Since 2002, the International Labor Organization (ILO) has designated June 12 as World Day Against Child Labor. The day is designed to bring governments, nonprofit organizations and civil society together to highlight the struggles of child laborers and highlight what we, as a global society, can do to prevent this issue. The Sustainable Development Goals (SDGs), set by member organizations of the United Nations in 2015, include a strategic goal towards ending child labor worldwide. Target 8.7 of the SDGs calls on the global community to: “Take immediate and effective measures to eradicate forced labor, end modern slavery and human trafficking and secure the prohibition and elimination of the worst forms of child labor, including recruitment and use of child soldiers, and by 2025 end child labor in all its forms.”
According to the ILO, most of the 5.7 million children around the world and in Latin America who are involved in child labor are working in high-risk industries such as mining, dumpsites, domestic labor, fireworks manufacturing and fishing.
Out of the 796,293 children living in Colombia, 56% of children living in rural areas and 44% of children living in urban areas are involved in child labor. The Colombia Avanza project hopes to improve the capacity of civil society to better understand and address child labor and promote acceptable conditions of work in Colombia’s coffee sector. By 2021, the program aims to improve the capacity of civil society to identify and document information on the nature/scope of child labor and/or forced labor, and violations of acceptable conditions of work in the coffee sector. The Colombia Avanza project is funded by the U.S. Department of Labor.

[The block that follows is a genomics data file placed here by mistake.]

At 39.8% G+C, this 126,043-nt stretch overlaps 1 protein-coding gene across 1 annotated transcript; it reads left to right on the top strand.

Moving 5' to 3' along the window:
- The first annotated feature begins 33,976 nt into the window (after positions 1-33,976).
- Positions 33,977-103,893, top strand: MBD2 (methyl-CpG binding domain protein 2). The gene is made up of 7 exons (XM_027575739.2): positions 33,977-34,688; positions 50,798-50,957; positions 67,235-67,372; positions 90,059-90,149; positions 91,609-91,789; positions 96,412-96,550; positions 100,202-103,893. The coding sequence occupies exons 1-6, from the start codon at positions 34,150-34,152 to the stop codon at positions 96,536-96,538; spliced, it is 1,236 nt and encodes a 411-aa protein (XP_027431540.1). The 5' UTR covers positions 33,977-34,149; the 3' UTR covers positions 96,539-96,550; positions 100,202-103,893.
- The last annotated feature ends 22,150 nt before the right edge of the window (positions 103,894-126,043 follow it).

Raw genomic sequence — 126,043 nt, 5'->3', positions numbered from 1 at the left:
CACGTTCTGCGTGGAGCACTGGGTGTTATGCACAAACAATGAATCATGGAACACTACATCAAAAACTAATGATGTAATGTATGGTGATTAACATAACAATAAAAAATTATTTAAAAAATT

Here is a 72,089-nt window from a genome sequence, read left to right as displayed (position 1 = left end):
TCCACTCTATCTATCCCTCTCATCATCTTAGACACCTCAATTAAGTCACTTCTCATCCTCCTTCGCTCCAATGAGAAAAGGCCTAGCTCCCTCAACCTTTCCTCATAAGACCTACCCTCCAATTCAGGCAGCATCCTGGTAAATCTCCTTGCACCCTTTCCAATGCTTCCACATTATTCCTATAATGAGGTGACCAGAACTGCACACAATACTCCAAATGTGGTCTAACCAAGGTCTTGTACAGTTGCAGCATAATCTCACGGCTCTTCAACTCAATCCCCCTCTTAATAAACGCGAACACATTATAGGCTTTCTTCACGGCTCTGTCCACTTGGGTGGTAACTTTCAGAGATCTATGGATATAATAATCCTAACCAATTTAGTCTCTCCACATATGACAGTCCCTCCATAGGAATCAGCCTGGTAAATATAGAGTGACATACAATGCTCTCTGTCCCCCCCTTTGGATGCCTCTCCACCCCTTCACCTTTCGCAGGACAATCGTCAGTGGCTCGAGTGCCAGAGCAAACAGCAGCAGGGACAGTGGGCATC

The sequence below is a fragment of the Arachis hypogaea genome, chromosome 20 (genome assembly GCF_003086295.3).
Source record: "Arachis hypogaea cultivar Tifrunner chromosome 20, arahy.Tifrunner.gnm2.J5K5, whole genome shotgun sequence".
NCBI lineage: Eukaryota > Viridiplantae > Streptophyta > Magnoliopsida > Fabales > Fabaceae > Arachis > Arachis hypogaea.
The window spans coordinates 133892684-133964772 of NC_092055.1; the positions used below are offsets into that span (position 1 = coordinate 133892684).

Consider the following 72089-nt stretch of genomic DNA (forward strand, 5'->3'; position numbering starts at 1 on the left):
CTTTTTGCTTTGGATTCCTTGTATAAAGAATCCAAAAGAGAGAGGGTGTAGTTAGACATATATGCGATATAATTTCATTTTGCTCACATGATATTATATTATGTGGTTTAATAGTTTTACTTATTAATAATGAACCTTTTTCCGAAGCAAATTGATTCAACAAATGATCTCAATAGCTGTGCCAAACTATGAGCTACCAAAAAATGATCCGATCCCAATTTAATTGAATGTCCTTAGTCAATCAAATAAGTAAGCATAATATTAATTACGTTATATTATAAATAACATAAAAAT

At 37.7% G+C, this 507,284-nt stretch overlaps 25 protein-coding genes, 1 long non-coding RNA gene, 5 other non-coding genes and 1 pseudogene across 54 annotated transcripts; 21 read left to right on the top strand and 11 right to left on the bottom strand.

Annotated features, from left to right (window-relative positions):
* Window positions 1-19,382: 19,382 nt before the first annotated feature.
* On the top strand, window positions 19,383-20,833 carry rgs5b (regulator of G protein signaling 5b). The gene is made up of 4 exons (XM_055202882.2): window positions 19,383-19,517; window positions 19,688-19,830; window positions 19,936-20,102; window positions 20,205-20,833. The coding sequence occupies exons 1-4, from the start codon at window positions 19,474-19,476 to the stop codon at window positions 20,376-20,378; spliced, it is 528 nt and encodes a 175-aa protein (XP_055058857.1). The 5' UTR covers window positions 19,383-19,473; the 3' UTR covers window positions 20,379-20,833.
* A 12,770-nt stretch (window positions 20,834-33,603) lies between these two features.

Through our involvement with local organizations, the EducaFuturo project is working to emphasize the importance of education through coursework and community-based learning and in turn increase household incomes and prospects so that families don’t have to rely on children for labor in the field. The Educafuturo project is funded by the U.S. Department of Labor.
The Paraguay Okakuaa project aims to support Paraguay in its efforts to reduce the worst forms of child labor and improve labor law compliance and working conditions, with a particular focus on the Department of Guairá. The project is reaching 2,890 children and youth to protect their wellbeing, expand educational opportunities and promote compliance with labor laws and improve labor conditions. The Paraguay Okakuaa project is funded by the U.S. Department of Labor.
Stay with us as we provide updates on how our projects are celebrating World Day Against Child Labor with a variety of events throughout the month of June.
For the latest updates, follow the projects on social media: